Possible change in regulations to be decided this month
If your dock's not out of the water by now, you're either chancing the likelihood of having it smashed by winter ice or anticipating a late warming trend to permit a few more sunrise cups of coffee at the end of the platform.
Docks have undoubtedly evolved over the years, changing from a utilitarian role of simply providing water access, to a recreational gathering place. Once associated with fishing and boating, docks have become much more than that. Manufacturers now produce specially designed docks that can accommodate guests, accessories and convert over-the-lake space into social space.
The Minnesota Department of Natural Resources (DNR) implemented the first rules regarding docks in 1978, nearly 30 years ago. Since then recreational time spent at the lakeside has definitely changed. Boats have become progressively bigger and faster, time seems to be more constrained and at a greater value, and docks provide much more than simple "access" to water as once intended.
As land and water use increased, so did the stipulations associated with owning a dock. In 1982, a permit was not required for a dock less than 6 feet in width and extended no more than 50 feet into the water. The DNR changed the regulation in 2002, allowing docks up to 8 feet in width without a permit.
Today many docks, which were once a single, narrow boardwalk to moor watercraft, have a wide platform at the end. Initially falling under the "no wider than 8 feet" rule, these structures are now eligible for a temporary general permit authorizing platforms 10.5 by 16 feet or up to 170 square feet, which doesn't necessarily include the "dock" itself. Additional changes to the current regulation are up for review, prompting input from supporters and opposition.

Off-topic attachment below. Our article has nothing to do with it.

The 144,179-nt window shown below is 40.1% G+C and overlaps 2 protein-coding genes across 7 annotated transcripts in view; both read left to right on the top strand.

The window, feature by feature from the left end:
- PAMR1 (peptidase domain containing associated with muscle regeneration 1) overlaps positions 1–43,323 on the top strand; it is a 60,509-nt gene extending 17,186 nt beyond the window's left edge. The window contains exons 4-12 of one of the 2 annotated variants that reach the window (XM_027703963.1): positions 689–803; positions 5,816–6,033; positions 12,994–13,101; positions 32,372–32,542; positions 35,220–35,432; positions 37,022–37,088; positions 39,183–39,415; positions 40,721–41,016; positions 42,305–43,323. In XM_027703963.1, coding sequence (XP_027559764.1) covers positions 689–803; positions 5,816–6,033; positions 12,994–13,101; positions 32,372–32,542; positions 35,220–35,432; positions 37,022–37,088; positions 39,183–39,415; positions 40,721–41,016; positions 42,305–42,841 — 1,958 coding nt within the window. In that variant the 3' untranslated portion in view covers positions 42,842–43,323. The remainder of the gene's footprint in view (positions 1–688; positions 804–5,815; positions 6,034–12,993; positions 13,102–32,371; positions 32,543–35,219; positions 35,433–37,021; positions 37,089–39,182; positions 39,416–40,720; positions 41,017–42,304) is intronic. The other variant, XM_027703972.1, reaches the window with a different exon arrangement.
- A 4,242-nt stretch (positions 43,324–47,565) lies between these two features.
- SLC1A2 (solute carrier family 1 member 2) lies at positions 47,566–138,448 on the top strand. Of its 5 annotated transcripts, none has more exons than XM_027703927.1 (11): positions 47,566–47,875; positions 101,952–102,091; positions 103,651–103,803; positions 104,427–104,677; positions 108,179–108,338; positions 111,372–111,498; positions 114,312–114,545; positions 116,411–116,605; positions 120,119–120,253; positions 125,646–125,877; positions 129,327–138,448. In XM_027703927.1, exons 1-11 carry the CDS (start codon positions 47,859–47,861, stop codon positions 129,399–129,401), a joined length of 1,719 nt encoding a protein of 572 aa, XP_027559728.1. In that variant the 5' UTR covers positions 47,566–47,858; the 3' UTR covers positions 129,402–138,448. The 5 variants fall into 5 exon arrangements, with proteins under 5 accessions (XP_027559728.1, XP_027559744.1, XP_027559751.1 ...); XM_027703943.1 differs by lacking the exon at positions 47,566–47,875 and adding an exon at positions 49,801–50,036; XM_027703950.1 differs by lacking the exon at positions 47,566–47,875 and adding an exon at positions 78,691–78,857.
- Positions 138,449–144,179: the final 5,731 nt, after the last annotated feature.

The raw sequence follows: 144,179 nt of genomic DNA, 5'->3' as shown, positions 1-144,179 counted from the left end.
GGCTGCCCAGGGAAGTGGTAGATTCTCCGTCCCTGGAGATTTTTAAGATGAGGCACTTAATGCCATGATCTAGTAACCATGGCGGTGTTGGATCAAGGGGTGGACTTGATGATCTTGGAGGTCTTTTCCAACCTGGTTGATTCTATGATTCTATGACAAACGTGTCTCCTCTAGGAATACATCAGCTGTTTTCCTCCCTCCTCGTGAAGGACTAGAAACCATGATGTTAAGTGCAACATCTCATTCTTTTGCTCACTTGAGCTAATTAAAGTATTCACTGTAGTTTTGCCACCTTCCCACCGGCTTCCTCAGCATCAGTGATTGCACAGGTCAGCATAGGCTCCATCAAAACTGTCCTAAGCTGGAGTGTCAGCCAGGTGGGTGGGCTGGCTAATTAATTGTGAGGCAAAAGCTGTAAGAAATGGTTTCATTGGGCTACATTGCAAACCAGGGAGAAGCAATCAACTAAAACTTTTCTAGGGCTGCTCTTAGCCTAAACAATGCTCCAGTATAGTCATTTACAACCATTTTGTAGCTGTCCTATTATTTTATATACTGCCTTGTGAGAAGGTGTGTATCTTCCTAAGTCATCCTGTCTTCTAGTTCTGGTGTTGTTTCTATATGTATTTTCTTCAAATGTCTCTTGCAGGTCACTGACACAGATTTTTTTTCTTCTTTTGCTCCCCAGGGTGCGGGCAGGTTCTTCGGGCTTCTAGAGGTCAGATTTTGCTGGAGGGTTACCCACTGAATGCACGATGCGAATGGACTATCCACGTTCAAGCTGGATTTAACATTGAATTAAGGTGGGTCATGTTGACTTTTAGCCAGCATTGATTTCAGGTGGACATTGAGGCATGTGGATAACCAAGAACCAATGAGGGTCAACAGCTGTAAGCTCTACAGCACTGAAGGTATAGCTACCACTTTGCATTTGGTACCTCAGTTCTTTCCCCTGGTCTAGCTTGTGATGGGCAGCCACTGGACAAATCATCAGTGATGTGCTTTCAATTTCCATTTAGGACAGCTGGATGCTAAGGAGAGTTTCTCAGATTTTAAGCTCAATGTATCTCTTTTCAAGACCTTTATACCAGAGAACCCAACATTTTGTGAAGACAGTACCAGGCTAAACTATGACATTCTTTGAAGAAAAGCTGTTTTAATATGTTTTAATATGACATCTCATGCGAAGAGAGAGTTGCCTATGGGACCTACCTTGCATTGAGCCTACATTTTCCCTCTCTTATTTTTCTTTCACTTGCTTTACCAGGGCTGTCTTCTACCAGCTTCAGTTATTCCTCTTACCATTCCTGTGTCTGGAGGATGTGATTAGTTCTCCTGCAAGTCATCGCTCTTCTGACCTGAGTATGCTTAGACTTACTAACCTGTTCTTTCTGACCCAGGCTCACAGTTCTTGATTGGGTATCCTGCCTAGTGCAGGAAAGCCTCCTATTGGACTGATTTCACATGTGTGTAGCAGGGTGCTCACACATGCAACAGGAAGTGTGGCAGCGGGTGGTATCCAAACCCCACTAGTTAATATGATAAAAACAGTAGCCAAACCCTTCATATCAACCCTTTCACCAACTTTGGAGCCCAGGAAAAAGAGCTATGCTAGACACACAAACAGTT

Doug Kingsley, Park Rapids Area Fisheries supervisor, expresses some concern with the possible change. While understanding the transformation of lake-time, Kingsley remains dedicated to the inhabitants of the ecosystem; the fish and wildlife.
Bass anglers often pitch lures beneath docks to land behemoth largemouth and smallmouth, but although the docks attract bass, Kingsley reminds the public that the structures are less than adequate habitat.
"Deer are attracted to highways, but that doesn't mean it's good habitat," notes Kingsley. "The same could be said for docks and fish."
Kingsley recognizes that docks provide more than a place to fish or find fish, they have transformed into a social hub for swimming, sunbathing, conversing, consuming and of all other things, relaxing. Yet he finds issue with hot tubs and patios seated atop the platform. Docks and platforms could become much larger if the new regulation is liberalized, one of Kingsley's fears.
Public forums held throughout the state over the past few months have produced some interesting feedback, most of which is a near even split supporting and opposing a change in regulation.
The DNR will make a decision on the issue at the end of this month. Previously compiled public input is available for viewing on the Minnesota Department of Natural Resources Web site www.dnr.state.mn.us.
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